I believe you can know what you want from a very young age. I’ve known that I wanted to be a writer since I was seven years old. I wrote stories in my spare time and forced my dad to take photos for my “about the author” section of my book. A year later, I took up running. Today, I make a living off of writing. Half of those stories are running related. I write outside of my 40-hour work week and to distress from work, I write in a journal or go for a run. I’d say I am a person who has a good grasp on what I want in my future. And many my age are in the same boat. How many of today’s successful start-up companies are founded by a young person? How many talented athletes do we know who got their start at a young age? I’m just not willing to accept that being in your early-mid-twenties is a good enough reason to exempt someone from having a pretty clear idea on what they want (or don’t want) years down the road.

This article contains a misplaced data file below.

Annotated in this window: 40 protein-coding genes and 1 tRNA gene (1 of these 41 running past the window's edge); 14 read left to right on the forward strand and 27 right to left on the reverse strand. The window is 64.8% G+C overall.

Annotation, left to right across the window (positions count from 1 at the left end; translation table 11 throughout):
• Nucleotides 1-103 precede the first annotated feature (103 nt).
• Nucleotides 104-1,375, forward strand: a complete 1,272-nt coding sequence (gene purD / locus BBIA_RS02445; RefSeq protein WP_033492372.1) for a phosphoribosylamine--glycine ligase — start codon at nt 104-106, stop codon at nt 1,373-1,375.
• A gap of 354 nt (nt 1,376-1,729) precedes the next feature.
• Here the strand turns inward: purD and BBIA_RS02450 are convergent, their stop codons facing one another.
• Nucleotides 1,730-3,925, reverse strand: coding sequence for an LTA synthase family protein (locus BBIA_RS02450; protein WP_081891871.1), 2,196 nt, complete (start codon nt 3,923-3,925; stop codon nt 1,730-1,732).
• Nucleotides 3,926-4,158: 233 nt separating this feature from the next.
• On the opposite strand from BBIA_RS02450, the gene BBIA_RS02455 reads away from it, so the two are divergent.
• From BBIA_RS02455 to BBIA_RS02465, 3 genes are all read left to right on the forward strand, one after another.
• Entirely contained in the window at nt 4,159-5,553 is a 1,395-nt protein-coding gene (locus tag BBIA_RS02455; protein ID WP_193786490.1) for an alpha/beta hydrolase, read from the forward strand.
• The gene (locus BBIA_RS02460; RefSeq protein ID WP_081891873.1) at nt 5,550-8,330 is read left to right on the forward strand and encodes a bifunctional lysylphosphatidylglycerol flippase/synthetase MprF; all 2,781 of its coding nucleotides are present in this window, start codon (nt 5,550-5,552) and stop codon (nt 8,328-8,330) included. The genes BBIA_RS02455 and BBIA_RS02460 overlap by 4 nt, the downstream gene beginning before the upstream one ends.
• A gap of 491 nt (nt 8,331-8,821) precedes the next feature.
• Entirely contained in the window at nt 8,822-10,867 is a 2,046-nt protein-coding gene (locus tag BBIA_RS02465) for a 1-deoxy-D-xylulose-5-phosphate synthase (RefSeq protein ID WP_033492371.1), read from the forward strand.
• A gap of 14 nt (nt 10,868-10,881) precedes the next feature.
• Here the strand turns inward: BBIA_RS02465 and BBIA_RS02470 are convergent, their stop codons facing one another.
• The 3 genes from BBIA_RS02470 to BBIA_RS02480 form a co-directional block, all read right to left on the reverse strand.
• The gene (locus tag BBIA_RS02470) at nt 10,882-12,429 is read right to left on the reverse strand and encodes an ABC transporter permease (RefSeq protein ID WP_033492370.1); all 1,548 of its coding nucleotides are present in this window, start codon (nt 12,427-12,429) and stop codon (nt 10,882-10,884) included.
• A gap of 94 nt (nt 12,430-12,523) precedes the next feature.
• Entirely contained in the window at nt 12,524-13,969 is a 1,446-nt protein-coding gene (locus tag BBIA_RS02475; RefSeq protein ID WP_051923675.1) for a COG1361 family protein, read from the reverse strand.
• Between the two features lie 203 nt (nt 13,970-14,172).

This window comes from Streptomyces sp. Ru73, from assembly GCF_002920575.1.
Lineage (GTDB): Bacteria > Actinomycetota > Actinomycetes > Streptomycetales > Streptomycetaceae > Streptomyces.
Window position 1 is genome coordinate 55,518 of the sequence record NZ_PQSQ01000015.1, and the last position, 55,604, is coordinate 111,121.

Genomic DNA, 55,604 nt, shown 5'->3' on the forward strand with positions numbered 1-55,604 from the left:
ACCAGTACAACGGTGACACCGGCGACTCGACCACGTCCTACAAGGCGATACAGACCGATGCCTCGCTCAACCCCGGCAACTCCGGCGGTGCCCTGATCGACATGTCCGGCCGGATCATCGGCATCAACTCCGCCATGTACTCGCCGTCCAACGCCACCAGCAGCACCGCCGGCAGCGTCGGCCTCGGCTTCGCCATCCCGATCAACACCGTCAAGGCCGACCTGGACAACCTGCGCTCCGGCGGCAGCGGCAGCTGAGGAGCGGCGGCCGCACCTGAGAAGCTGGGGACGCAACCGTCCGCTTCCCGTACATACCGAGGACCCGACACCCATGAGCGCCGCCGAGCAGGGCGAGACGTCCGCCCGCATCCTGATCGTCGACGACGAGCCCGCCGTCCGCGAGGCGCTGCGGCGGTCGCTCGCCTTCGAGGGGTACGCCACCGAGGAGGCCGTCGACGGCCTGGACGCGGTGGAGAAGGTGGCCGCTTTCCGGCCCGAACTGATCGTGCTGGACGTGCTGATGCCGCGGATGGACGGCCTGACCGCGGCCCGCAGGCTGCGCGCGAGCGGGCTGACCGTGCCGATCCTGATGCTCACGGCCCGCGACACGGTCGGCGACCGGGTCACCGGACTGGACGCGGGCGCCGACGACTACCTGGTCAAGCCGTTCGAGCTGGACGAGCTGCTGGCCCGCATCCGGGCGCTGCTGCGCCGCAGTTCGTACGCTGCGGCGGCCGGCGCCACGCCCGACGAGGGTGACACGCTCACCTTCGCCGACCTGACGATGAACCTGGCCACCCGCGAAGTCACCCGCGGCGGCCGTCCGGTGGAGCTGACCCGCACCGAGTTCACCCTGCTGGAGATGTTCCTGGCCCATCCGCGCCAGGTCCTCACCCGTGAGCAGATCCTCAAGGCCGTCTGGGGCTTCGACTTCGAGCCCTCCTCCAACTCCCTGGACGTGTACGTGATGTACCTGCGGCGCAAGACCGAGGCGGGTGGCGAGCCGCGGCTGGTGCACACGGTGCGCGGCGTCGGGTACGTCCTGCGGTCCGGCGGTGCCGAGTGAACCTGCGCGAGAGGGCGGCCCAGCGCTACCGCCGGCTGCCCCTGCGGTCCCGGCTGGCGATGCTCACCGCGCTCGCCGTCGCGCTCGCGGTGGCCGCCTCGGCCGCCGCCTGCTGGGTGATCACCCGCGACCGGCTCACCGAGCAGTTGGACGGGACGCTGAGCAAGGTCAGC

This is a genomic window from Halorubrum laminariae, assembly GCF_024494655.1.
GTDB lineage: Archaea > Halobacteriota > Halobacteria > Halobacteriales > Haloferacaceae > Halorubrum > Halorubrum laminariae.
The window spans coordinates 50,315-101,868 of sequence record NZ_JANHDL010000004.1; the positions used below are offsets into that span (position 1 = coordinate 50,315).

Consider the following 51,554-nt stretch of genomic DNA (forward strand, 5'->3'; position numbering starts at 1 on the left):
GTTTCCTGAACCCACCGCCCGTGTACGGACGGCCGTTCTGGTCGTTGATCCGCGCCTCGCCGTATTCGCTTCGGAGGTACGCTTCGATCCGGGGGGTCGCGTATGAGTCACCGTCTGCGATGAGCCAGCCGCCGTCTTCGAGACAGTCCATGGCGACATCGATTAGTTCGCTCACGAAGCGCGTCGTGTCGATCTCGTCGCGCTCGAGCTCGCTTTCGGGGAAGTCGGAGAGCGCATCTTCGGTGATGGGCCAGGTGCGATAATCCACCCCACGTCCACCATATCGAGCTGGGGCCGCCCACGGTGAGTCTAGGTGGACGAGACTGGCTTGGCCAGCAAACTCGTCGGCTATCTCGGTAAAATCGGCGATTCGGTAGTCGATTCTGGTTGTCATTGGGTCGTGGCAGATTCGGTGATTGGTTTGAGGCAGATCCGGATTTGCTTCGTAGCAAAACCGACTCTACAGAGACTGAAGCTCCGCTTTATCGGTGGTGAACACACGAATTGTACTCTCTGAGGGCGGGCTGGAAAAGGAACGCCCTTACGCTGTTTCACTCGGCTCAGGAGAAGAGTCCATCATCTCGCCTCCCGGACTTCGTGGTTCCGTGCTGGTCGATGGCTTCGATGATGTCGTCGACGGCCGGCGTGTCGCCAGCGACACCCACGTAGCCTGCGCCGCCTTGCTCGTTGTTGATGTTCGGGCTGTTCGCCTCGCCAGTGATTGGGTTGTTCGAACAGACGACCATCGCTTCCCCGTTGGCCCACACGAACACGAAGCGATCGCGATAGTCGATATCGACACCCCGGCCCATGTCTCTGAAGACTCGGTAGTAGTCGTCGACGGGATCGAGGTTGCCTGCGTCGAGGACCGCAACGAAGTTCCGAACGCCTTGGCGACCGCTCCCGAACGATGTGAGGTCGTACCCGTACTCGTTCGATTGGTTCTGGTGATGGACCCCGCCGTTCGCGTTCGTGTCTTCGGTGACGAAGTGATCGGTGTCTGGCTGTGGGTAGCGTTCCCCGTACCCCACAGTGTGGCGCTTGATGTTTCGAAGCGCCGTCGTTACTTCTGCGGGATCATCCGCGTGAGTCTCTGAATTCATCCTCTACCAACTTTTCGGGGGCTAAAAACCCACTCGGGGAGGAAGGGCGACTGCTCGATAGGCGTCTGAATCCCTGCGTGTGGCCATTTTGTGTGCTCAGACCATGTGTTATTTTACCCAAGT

Then there’s the it’s-none-of-your-business argument which should stand good enough on its own. When asking this personal question became territory for debate, I don’t know. The decision to become a parent is a big one. For many, it’s even a touchy subject. Questions like, “Will you have them?”, “When will you have kids?”, “Why don’t you have kids yet?” or “Don’t you think you might regret that?” are stressful to answer. Yet, others will ask them casually as if they’re asking whether or not you take your coffee black. And you better answer the right way. If not, be prepared to deal with the flash flood of judgment coming your way.